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How Microsoft's delayed reorganization is fixing the loyalty gap

Rob Enderle | June 10, 2013
Word's out that Microsoft is poised to reorganize itself as a 'device and services' company. CEO Steve Ballmer has been trying to do this for a decade, but executives disloyal to him--or still loyal to Bill Gates--often got in Ballmer's way. But Redmond's successes, including Azure and Office 365, suggest this culture may finally be changing.

But the Zune was under marketed, it lacked video content and, compared to the sleek iPod, was truly ugly. Apple rolled over the offering like a bulldozer. That was all execution, and Zune showcased a horrible execution problem.

This problem was repeated with the Portable Media Center, Windows Tablets,Windows Vista and even Windows 8. In these cases, it wasn't that the idea or direction was bad. The execution was horrid.

Part of this is because virtually every products' marking effort was underfunded. Even if marketing execution has been good, as it initially was with Windows Phone, the funding just wasn't at the appropriate level.

Much of the failure, though, also reflects that whatever Ballmer asked for wasn't translating to successful execution. Executives used to working with Gates rebelled, likely thinking someone such as Ballmer shouldn't have the job, then tried unsuccessfully to showcase they were smarter than him.

Leadership requires two components: Someone who can lead and many who are willing to follow. Given Ballmer's success as an executive before taking Gates' job as CEO, Microsoft's failures may come down to an absence of followers, not a leader.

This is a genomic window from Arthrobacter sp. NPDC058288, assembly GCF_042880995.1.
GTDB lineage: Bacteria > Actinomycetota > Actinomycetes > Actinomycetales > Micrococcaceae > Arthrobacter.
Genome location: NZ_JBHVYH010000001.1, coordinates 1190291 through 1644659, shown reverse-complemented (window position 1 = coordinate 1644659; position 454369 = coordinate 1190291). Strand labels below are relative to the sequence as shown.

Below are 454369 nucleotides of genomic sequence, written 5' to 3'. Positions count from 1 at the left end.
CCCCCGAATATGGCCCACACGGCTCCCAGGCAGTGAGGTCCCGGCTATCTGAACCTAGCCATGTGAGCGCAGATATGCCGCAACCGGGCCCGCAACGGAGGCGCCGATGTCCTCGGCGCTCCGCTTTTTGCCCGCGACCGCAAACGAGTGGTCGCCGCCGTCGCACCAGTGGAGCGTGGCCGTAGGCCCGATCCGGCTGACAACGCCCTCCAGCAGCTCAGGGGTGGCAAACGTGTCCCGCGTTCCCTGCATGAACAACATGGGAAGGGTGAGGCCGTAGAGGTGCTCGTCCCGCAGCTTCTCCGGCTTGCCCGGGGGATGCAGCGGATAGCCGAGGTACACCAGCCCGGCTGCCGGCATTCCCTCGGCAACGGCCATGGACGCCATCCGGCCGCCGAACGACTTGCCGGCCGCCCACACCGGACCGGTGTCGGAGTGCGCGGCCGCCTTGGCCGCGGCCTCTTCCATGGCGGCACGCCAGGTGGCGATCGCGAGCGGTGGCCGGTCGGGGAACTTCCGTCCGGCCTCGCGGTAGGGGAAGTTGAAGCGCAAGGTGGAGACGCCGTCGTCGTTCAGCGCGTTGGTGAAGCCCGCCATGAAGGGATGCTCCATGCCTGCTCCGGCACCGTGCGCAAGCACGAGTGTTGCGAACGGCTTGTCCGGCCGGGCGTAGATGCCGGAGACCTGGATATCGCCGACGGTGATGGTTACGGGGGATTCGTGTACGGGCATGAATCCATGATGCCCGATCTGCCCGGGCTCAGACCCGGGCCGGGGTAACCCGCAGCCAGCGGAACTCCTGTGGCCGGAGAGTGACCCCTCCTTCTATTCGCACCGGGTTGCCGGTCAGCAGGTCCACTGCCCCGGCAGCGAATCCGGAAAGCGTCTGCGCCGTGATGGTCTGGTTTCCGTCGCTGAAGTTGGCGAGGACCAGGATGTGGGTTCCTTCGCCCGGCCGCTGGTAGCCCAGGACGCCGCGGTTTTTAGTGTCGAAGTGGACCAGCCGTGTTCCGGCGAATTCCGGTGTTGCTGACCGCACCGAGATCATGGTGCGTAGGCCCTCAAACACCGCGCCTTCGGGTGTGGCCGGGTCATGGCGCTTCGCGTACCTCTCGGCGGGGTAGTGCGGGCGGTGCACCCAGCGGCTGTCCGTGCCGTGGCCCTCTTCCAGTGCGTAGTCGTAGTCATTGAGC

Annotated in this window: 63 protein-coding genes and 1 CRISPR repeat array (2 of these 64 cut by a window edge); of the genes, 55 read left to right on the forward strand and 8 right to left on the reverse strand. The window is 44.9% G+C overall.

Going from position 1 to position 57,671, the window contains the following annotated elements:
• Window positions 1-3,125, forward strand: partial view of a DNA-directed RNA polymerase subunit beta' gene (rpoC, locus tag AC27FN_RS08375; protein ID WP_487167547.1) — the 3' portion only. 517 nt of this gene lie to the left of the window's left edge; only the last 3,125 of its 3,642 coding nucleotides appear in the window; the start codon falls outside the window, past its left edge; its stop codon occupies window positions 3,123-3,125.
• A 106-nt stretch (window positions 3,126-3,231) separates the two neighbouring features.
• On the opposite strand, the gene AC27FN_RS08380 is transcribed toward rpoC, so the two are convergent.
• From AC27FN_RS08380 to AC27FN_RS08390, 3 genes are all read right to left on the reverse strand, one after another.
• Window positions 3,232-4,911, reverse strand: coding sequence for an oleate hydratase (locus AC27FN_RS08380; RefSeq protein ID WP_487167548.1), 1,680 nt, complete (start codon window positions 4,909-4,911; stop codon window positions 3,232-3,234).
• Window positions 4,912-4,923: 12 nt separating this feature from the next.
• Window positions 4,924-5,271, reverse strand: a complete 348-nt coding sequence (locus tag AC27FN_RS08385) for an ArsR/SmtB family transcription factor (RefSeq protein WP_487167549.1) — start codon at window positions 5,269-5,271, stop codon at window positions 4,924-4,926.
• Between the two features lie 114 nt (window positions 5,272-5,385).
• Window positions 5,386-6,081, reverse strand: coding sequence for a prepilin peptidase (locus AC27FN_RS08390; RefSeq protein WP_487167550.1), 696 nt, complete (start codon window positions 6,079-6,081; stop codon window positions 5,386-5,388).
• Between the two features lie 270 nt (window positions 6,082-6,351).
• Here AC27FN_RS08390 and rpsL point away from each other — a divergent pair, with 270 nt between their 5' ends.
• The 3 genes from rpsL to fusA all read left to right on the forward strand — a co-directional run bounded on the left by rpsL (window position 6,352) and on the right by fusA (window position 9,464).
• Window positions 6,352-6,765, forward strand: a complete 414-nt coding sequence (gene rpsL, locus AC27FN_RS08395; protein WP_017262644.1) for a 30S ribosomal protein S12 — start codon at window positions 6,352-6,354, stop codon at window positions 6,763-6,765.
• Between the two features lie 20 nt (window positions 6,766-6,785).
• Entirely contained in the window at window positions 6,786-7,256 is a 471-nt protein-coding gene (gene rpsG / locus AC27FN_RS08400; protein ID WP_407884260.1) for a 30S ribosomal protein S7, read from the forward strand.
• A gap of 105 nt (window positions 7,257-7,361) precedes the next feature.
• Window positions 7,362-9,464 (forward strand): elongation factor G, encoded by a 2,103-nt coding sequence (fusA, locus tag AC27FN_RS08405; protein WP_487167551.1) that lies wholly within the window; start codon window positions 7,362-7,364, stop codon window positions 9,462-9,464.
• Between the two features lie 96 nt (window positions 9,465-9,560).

Ballmer Finally Learning His Lessons
We're finally seeing a ton of progress at Microsoft thanks to Azure, Azure Pack, Office 365, SkyDrive and Windows 8.1. Why? Ballmer finally has a team that's loyal, not secretly working to get Gates back or become the next Gates.

You can't run a disloyal company, and there were simply too many senior executives who seemed to think they should be steering the boat while doing a bad job executing what, in hindsight, might have actually been strategically solid orders. While Ballmer still shows an unwillingness to fully fund marketing, so did Gates-and recent anti-Apple spots and Windows 8 campaigns suggest that this, too, may be changing.

We're finally seeing the Microsoft that Ballmer envisioned more than a decade ago. With it, he's confirming that any successful CEO needs a team of executives loyal to him, not to his predecessor or to its own vision of being the next CEO. Ballmer appears to have learned this lesson, but I can think of several CEOs who have yet to learn it.

 

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